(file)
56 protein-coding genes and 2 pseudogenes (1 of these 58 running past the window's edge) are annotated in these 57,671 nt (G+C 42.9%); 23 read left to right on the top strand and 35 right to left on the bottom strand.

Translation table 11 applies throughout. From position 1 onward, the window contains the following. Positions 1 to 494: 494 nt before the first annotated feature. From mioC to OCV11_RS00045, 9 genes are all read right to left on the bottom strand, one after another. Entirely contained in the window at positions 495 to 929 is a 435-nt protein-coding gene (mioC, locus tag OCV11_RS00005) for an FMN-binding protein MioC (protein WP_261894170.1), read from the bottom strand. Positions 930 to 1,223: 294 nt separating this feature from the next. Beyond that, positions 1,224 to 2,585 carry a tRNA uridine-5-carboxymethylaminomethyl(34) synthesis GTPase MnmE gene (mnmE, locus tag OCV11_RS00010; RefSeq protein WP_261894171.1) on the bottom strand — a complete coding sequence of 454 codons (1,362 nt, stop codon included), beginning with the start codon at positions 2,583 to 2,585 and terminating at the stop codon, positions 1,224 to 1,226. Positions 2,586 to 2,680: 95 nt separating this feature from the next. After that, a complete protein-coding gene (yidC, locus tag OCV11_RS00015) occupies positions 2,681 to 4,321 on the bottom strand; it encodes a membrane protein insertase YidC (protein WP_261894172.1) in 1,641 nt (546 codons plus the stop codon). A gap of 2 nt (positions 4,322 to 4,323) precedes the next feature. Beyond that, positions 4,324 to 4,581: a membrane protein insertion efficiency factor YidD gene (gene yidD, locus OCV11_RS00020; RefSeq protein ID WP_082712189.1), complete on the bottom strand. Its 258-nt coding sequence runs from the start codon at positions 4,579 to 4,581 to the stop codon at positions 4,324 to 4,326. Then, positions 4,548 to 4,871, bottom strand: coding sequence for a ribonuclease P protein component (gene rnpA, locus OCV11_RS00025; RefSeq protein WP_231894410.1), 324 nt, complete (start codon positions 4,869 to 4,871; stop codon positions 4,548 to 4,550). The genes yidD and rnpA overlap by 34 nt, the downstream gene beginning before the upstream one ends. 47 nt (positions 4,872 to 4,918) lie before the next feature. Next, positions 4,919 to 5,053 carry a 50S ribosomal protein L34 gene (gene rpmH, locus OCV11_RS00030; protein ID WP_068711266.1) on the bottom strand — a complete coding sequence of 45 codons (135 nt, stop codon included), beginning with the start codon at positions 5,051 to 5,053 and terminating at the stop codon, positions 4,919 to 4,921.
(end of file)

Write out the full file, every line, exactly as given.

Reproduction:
56 protein-coding genes and 2 pseudogenes (1 of these 58 running past the window's edge) are annotated in these 57,671 nt (G+C 42.9%); 23 read left to right on the top strand and 35 right to left on the bottom strand.

Translation table 11 applies throughout. From position 1 onward, the window contains the following. Positions 1 to 494: 494 nt before the first annotated feature. From mioC to OCV11_RS00045, 9 genes are all read right to left on the bottom strand, one after another. Entirely contained in the window at positions 495 to 929 is a 435-nt protein-coding gene (mioC, locus tag OCV11_RS00005) for an FMN-binding protein MioC (protein WP_261894170.1), read from the bottom strand. Positions 930 to 1,223: 294 nt separating this feature from the next. Beyond that, positions 1,224 to 2,585 carry a tRNA uridine-5-carboxymethylaminomethyl(34) synthesis GTPase MnmE gene (mnmE, locus tag OCV11_RS00010; RefSeq protein WP_261894171.1) on the bottom strand — a complete coding sequence of 454 codons (1,362 nt, stop codon included), beginning with the start codon at positions 2,583 to 2,585 and terminating at the stop codon, positions 1,224 to 1,226. Positions 2,586 to 2,680: 95 nt separating this feature from the next. After that, a complete protein-coding gene (yidC, locus tag OCV11_RS00015) occupies positions 2,681 to 4,321 on the bottom strand; it encodes a membrane protein insertase YidC (protein WP_261894172.1) in 1,641 nt (546 codons plus the stop codon). A gap of 2 nt (positions 4,322 to 4,323) precedes the next feature. Beyond that, positions 4,324 to 4,581: a membrane protein insertion efficiency factor YidD gene (gene yidD, locus OCV11_RS00020; RefSeq protein ID WP_082712189.1), complete on the bottom strand. Its 258-nt coding sequence runs from the start codon at positions 4,579 to 4,581 to the stop codon at positions 4,324 to 4,326. Then, positions 4,548 to 4,871, bottom strand: coding sequence for a ribonuclease P protein component (gene rnpA, locus OCV11_RS00025; RefSeq protein WP_231894410.1), 324 nt, complete (start codon positions 4,869 to 4,871; stop codon positions 4,548 to 4,550). The genes yidD and rnpA overlap by 34 nt, the downstream gene beginning before the upstream one ends. 47 nt (positions 4,872 to 4,918) lie before the next feature. Next, positions 4,919 to 5,053 carry a 50S ribosomal protein L34 gene (gene rpmH, locus OCV11_RS00030; protein ID WP_068711266.1) on the bottom strand — a complete coding sequence of 45 codons (135 nt, stop codon included), beginning with the start codon at positions 5,051 to 5,053 and terminating at the stop codon, positions 4,919 to 4,921.